Google Scholar 

  38. Rosindell, J. & Cornell, S. J. Species–area relationships from a spatially explicit neutral model in an infinite landscape. Ecol. Lett. 10, 586–595 (2007).

    PubMed  Google Scholar 

  39. Chave, J. & Leigh, G. L. A spatially explicit neutral model of betadiversity in tropical forests. Theor. Pop. Biol. 62, 153–168 (2002).

    Google Scholar 

  40. Hubbell, S. P. et al. Light-gap disturbances, recruitment limitation, and tree diversity in a neotropical forest. Science 283, 554–557 (1999).

    CAS  PubMed  Google Scholar 

  41. Chanthorn, W., Getzin, S., Wiegand, T., Brockelman, W. Y. & Nathalang, A. Spatial patterns of local species richness reveal importance of frugivores for tropical forest diversity. J. Ecol. 106, 925–935 (2018).

    Google Scholar 

  42. Getzin, S., Wiegand, T. & Hubbell, S. P. Stochastically driven adult-recruit associations of tree species on Barro Colorado Island. Proc. R. Soc. B 281, 20140922 (2014).

    PubMed  PubMed Central  Google Scholar 

  43. Chesson, P. & Neuhauser, C. Intraspecific aggregation and species coexistence. Trends Ecol. Evol. 17, 210–211 (2002).

    Google Scholar 

  44. Ruokolainen, L. & Hanski, I. Stable coexistence of ecologically identical species: conspecific aggregation via reproductive interference. J. Anim. Ecol. 85, 638–647 (2016).

    PubMed  Google Scholar 

  45. Stump, S. Multispecies coexistence without diffuse competition; or, why phylogenetic signal and trait clustering weaken coexistence. Am. Nat. 190, 213–228 (2017).

    PubMed  Google Scholar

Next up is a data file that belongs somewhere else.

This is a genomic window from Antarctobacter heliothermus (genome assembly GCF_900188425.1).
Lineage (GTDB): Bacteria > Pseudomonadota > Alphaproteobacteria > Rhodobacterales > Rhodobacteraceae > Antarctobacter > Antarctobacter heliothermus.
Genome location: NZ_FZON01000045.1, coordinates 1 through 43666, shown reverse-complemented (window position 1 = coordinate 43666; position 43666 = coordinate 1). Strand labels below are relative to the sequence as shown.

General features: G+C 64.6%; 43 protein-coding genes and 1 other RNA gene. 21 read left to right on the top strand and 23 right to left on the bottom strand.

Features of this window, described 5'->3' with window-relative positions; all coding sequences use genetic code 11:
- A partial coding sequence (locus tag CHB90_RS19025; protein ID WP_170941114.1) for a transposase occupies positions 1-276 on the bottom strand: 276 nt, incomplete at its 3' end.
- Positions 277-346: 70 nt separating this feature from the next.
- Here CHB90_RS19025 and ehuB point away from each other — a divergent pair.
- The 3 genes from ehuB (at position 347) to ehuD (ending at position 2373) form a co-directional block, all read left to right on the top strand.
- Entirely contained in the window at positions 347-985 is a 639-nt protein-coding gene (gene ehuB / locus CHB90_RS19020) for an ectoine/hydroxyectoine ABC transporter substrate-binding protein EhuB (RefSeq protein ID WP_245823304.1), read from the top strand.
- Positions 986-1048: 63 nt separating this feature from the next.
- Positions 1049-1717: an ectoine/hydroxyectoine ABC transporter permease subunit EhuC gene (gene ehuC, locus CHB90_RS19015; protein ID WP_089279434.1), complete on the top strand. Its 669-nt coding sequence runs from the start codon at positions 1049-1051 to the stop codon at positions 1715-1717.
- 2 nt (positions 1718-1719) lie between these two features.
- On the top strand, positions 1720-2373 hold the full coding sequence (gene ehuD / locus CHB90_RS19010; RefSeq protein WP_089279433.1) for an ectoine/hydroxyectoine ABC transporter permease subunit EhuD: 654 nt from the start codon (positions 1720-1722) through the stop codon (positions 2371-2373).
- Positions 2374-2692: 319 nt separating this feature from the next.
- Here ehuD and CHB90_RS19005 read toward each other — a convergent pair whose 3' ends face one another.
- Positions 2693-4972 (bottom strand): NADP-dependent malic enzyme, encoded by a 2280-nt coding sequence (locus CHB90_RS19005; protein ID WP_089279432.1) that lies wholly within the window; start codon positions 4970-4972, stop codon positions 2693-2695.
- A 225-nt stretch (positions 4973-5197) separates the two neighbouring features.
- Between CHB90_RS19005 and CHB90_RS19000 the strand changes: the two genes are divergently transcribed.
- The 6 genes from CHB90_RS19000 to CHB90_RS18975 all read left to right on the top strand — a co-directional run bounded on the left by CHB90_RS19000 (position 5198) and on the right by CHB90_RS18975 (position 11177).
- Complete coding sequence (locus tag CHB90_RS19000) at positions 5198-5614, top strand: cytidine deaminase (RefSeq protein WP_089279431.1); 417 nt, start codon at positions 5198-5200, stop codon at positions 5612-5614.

46. Harms, K. E., Condit, R., Hubbell, S. P. & Foster, R. B. Habitat associations of trees and shrubs in a 50-ha neotropical forest plot. J. Ecol. 89, 947–959 (2001).

    Google Scholar 

  47. Wiegand, T. et al. Testing the independent species’ arrangement assertion made by theories of stochastic geometry of biodiversity. Proc. R. Soc. B 279, 3312–3320 (2012).

    PubMed  PubMed Central  Google Scholar 

  48. Wiegand, T., Gunatilleke, C. V. S., Gunatilleke, I. A. U. N. & Huth, A. How individual species structure diversity in tropical forests. Proc. Natl Acad. Sci. USA 104, 19029–19033 (2007).

    CAS  PubMed  PubMed Central  Google Scholar 

  49. Erickson, D. L. et al. Comparative evolutionary diversity and phylogenetic structure across multiple forest dynamics plots: a mega-phylogeny approach. Front. Genet. 5, 358 (2014).

    PubMed  PubMed Central  Google Scholar 

  50. Howe, H. F. Scatter- and clump-dispersal and seedling demography: hypothesis and implications. Oecologia 79, 417–426 (1989).

    CAS  PubMed  Google Scholar 

  51. Wiegand, T., May, F., Kazmierczak, M. & Huth, A. What drives the spatial distribution and dynamics of local species richness in tropical forests. Proc. R. Soc. B 284, 20171503 (2017).

    PubMed  PubMed Central  Google Scholar 

Download references